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Jason Lowe

Jason A. Lowe OBEName

Jason A. Lowe OBE 

Job title

Priestley Chair, Interdisciplinary Climate Research 

Area of work, and why it’s important:   

Understanding how much the climate might change in the future on global to local scales and then trying to make sure that information is available to and usable by as many people as possible so they can make the best informed decisions. My interests focus on both understanding the global climate response to different emissions pathways and the role of mitigation, and the local climate variability and change that we need to understand and characterise in order to plan the optimum ways to adapt.  

What will you be doing at COP26?

At COP26 I’ll be representing both the University of Leeds and the Met Office (where I work when not at Leeds). I’ve been involved in planning events ahead of COP26, such as our week of climate events in Leeds back in April, plus the planning of a number of events to be held in the science pavilion in Glasgow during COP. During the conference I will likely be involved in events on financial stress testing, mitigation science and provision of geo-spatial information. I say “likely” because plans are still being finalised – this is usual for COP events.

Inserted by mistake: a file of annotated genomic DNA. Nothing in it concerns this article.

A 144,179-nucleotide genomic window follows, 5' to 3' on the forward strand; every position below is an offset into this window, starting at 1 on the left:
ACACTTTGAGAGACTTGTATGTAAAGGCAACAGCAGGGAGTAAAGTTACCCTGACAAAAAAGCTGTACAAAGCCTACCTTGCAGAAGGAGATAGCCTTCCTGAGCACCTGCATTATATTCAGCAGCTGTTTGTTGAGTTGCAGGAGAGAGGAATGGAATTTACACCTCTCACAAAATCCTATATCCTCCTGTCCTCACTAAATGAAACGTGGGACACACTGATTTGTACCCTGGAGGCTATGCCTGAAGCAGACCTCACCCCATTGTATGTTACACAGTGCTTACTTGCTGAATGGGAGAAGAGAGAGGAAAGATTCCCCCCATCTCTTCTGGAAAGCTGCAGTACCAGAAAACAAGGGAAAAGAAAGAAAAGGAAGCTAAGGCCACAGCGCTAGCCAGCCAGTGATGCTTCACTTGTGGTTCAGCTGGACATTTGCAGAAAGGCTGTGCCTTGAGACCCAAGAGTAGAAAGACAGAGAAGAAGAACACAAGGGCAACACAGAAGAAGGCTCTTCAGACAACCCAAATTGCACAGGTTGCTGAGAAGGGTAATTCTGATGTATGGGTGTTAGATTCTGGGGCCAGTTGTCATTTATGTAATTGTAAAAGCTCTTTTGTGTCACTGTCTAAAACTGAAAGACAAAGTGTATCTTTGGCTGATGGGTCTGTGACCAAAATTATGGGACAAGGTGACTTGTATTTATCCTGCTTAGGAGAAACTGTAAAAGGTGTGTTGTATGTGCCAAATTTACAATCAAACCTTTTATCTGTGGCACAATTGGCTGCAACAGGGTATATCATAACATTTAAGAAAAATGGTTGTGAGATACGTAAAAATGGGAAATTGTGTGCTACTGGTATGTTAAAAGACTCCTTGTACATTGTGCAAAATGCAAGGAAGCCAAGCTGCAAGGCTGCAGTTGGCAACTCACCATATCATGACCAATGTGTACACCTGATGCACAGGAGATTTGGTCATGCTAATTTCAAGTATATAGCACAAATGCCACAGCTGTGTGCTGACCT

What are your hopes for the COP26 negotiations?

 As a scientist I see my role as making sure the scientific evidence is available widely so that people can make their own informed decisions that are right for them. As a citizen I’ll be hoping for a future where we avoid dangerous climate outcomes in a just way. This will need more ambitious global reductions in emissions and more rapid implementation of suitable adaptations as some further climate change is now unavoidable. We also need to see more recognition of the co-benefits of well-planned climate action which I think has not been visible enough in many previous climate negotiations.   

Any tips for readers about climate action?

Climate sciences have helped to understand the changes that have already occurred and the human fingerprint within the climate change observations. Consider how the science can be better used to address the challenges of mitigation and adaptation. But remember, climate change is driven by people and affects people. The challenges of climate change need to be solved by people too.  

Anything else you want us to know?

If you’re going to COP26, wear comfortable shoes – there is a lot of walking involved!